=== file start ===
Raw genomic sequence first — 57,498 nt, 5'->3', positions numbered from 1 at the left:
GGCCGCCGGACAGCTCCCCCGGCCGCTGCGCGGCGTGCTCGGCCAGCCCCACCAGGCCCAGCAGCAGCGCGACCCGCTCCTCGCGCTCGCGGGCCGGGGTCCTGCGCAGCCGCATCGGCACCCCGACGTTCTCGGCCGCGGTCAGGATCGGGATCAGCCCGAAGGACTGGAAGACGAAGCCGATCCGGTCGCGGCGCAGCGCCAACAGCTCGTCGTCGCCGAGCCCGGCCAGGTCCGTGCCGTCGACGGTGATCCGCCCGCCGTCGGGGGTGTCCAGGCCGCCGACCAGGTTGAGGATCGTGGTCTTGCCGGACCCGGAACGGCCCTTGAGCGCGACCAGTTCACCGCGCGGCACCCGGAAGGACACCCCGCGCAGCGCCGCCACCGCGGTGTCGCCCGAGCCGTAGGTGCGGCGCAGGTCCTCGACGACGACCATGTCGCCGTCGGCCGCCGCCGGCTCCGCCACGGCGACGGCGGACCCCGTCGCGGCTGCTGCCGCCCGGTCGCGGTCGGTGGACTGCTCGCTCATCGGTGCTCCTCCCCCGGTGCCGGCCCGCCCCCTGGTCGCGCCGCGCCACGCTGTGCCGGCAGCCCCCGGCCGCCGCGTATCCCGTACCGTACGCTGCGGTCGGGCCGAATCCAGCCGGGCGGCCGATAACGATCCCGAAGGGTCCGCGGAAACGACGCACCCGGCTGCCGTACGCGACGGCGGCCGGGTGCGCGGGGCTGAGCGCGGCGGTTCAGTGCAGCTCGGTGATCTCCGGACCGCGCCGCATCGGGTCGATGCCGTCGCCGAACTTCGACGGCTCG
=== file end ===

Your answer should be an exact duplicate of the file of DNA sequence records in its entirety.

Raw genomic sequence first — 57,498 nt, 5'->3', positions numbered from 1 at the left:
GGCCGCCGGACAGCTCCCCCGGCCGCTGCGCGGCGTGCTCGGCCAGCCCCACCAGGCCCAGCAGCAGCGCGACCCGCTCCTCGCGCTCGCGGGCCGGGGTCCTGCGCAGCCGCATCGGCACCCCGACGTTCTCGGCCGCGGTCAGGATCGGGATCAGCCCGAAGGACTGGAAGACGAAGCCGATCCGGTCGCGGCGCAGCGCCAACAGCTCGTCGTCGCCGAGCCCGGCCAGGTCCGTGCCGTCGACGGTGATCCGCCCGCCGTCGGGGGTGTCCAGGCCGCCGACCAGGTTGAGGATCGTGGTCTTGCCGGACCCGGAACGGCCCTTGAGCGCGACCAGTTCACCGCGCGGCACCCGGAAGGACACCCCGCGCAGCGCCGCCACCGCGGTGTCGCCCGAGCCGTAGGTGCGGCGCAGGTCCTCGACGACGACCATGTCGCCGTCGGCCGCCGCCGGCTCCGCCACGGCGACGGCGGACCCCGTCGCGGCTGCTGCCGCCCGGTCGCGGTCGGTGGACTGCTCGCTCATCGGTGCTCCTCCCCCGGTGCCGGCCCGCCCCCTGGTCGCGCCGCGCCACGCTGTGCCGGCAGCCCCCGGCCGCCGCGTATCCCGTACCGTACGCTGCGGTCGGGCCGAATCCAGCCGGGCGGCCGATAACGATCCCGAAGGGTCCGCGGAAACGACGCACCCGGCTGCCGTACGCGACGGCGGCCGGGTGCGCGGGGCTGAGCGCGGCGGTTCAGTGCAGCTCGGTGATCTCCGGACCGCGCCGCATCGGGTCGATGCCGTCGCCGAACTTCGACGGCTCG